Highlights of the 26th Annual Meeting of the American Society of Neuroimaging

Rohit Bakshi, MD

Disclosures

March 26, 2003

In This Article

Lupus

Systemic lupus erythematosus (SLE) is a systemic multiorgan autoimmune disorder of unknown etiology. SLE commonly affects the peripheral or central nervous system. Rosenberg and Lefkowitz[4] from University of California, San Francisco, presented a case of a 21-year-old woman with a recent diagnosis of SLE who presented with fever, generalized tonic-clonic seizures, somnolence, nystagmus, and gait ataxia. Lumbar puncture revealed straw-colored CSF containing 33 white blood cells/mm3 (75% monocytes) and elevated protein of 163 mg/dL. MRI revealed bilateral symmetric poorly marginated lesions, hypointense on T1-weighted images and hyperintense on T2-weighted images involving the superior cerebellum. Lesions also involved the splenium of the corpus callosum. After excluding underlying causes and observing the patient's nearly complete response to immunosuppressive therapy, a diagnosis of lupus cerebellitis was made.

This case illustrates the increasing spectrum of involvement of the brain associated with SLE. Furthermore, in patients with cerebellitis without previous medical illnesses, a work-up for SLE is warranted if no other obvious cause for cerebellitis is identified. Finally, this case shows the role of MRI in diagnosing cerebellitis and guiding further therapy, as previously reviewed in the literature[5] and on Medscape.[6]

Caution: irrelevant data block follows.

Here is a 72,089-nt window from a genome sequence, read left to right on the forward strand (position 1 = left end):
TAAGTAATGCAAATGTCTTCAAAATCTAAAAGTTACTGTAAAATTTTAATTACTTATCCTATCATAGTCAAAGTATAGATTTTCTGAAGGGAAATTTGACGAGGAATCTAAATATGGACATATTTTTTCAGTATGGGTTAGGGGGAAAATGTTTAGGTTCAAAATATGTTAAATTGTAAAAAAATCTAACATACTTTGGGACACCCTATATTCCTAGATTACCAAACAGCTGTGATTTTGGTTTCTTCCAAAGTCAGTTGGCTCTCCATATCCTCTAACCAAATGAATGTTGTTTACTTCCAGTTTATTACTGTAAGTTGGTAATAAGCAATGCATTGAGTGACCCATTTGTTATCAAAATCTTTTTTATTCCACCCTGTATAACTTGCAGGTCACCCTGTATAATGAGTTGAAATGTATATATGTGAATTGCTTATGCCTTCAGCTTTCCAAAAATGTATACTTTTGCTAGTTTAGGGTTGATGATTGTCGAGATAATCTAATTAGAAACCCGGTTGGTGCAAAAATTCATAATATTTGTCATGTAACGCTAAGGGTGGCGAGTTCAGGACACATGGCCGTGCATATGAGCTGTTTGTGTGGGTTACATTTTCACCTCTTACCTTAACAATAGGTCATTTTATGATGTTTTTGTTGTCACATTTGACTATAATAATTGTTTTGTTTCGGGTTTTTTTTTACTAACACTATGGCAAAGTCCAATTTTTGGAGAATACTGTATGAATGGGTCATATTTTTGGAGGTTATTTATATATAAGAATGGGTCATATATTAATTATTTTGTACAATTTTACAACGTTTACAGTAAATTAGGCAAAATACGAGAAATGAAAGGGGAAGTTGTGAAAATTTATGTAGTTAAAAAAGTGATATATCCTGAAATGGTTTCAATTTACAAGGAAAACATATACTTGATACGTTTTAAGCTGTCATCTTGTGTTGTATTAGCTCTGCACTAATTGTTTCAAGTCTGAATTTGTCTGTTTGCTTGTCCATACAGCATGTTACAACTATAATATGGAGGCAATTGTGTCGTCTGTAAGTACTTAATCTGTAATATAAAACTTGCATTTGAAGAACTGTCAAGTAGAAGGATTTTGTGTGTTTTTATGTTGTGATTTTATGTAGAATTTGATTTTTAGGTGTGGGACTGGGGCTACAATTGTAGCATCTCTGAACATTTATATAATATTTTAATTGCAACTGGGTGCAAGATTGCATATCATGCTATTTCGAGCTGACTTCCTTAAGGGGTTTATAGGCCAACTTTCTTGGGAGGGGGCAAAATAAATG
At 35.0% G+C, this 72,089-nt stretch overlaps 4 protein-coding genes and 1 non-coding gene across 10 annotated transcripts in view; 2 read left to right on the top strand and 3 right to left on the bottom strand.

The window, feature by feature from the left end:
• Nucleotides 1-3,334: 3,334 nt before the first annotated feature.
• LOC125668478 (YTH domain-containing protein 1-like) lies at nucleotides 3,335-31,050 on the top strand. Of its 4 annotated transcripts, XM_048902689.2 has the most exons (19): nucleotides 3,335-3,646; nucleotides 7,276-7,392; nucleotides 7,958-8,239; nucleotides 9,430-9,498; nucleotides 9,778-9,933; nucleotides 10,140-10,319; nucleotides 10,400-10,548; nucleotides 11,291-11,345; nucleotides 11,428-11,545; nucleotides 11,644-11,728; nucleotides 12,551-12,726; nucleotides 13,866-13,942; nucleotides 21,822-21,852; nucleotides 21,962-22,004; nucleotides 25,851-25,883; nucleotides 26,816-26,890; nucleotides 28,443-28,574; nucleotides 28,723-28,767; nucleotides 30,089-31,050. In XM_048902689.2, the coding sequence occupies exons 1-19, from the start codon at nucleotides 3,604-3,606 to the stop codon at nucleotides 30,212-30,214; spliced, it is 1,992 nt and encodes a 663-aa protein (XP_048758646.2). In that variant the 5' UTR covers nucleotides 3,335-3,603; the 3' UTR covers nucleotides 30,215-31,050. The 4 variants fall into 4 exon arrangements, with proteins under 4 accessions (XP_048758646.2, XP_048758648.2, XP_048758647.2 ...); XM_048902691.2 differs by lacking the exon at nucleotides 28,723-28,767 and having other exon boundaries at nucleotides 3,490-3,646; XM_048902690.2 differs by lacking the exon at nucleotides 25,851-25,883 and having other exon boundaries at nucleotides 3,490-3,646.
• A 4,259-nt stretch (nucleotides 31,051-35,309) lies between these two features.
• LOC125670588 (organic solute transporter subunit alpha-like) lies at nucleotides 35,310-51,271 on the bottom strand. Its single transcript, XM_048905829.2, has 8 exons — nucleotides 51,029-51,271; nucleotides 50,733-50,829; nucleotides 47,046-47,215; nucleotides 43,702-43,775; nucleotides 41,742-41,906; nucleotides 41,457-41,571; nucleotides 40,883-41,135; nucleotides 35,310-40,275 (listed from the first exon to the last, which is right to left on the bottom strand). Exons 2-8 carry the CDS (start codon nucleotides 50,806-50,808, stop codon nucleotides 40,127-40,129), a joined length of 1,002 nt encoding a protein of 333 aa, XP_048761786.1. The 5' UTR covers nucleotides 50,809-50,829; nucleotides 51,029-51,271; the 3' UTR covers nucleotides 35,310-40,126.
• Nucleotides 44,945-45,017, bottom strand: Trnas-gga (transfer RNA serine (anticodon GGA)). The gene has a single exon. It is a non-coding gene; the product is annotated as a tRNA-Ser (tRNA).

Cerebellitis may occur as a primary infectious or postinfectious inflammatory disorder caused by a host of viral agents, such as enteroviruses, herpesviruses, HIV, and rabies, or bacteria such as Borrelia burgdorferi (Lyme disease), Mycoplasma pneumoniae, Legionella, and Coxiella burnetii (Q fever). Cerebellitis may follow immunizations such as hepatitis, smallpox, and measles vaccination, or may occur without an identifiable cause. Although patients with cerebellitis may have a normal MRI, abnormal findings are usually seen, including parenchymal hyperintensities on T2-WI, swelling, and secondary obstructive hydrocephalus. Changes typically involve the cerebellar gray matter more than the white matter. Follow-up studies usually show reversal of lesions and the development of atrophy in some instances. Contrast enhancement may or may not be present.

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